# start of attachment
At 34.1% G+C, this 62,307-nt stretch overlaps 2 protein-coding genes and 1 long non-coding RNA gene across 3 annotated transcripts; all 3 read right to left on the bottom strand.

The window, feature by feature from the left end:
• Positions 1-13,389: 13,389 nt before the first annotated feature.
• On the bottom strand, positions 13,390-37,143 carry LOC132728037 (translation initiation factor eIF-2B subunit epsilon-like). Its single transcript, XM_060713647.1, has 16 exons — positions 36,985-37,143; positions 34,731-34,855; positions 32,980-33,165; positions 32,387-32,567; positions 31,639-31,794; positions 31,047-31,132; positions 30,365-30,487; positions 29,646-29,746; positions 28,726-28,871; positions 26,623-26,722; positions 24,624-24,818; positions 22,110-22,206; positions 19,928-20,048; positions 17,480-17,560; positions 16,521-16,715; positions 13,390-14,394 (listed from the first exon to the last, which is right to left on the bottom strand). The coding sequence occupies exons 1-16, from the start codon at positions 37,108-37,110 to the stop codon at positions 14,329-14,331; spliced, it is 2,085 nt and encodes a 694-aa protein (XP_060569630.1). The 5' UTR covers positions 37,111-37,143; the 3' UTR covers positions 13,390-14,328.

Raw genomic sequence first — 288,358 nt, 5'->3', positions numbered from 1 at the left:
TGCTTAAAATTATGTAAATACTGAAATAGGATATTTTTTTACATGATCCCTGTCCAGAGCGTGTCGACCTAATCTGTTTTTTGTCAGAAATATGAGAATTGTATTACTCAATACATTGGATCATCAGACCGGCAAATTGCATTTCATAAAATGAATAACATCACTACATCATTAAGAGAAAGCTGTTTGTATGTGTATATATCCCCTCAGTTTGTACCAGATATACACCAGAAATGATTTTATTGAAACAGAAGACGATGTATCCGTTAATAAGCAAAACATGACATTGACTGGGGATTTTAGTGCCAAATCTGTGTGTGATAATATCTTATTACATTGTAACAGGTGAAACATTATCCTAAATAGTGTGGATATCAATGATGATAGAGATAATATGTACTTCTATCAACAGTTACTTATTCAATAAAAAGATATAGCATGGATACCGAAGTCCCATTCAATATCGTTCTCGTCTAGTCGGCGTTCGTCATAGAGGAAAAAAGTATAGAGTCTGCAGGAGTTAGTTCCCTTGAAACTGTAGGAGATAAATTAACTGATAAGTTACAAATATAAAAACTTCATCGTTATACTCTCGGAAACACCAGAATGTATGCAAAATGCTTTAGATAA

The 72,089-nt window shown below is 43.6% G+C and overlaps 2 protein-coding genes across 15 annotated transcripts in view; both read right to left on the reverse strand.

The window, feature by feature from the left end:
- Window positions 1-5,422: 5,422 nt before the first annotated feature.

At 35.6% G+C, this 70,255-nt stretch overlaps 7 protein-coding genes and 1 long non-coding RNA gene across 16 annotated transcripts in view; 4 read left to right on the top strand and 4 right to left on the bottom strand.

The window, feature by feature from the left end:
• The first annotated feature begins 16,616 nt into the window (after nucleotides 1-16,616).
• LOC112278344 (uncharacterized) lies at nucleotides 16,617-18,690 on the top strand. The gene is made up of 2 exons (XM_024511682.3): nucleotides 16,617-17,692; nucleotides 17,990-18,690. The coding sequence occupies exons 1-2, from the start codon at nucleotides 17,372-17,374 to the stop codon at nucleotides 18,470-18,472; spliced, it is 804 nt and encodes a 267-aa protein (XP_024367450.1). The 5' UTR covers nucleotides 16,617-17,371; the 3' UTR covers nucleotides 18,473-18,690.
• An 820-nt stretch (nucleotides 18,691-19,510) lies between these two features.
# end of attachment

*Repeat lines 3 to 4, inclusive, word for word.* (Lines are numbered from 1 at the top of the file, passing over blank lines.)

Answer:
• Positions 1-13,389: 13,389 nt before the first annotated feature.
• On the bottom strand, positions 13,390-37,143 carry LOC132728037 (translation initiation factor eIF-2B subunit epsilon-like). Its single transcript, XM_060713647.1, has 16 exons — positions 36,985-37,143; positions 34,731-34,855; positions 32,980-33,165; positions 32,387-32,567; positions 31,639-31,794; positions 31,047-31,132; positions 30,365-30,487; positions 29,646-29,746; positions 28,726-28,871; positions 26,623-26,722; positions 24,624-24,818; positions 22,110-22,206; positions 19,928-20,048; positions 17,480-17,560; positions 16,521-16,715; positions 13,390-14,394 (listed from the first exon to the last, which is right to left on the bottom strand). The coding sequence occupies exons 1-16, from the start codon at positions 37,108-37,110 to the stop codon at positions 14,329-14,331; spliced, it is 2,085 nt and encodes a 694-aa protein (XP_060569630.1). The 5' UTR covers positions 37,111-37,143; the 3' UTR covers positions 13,390-14,328.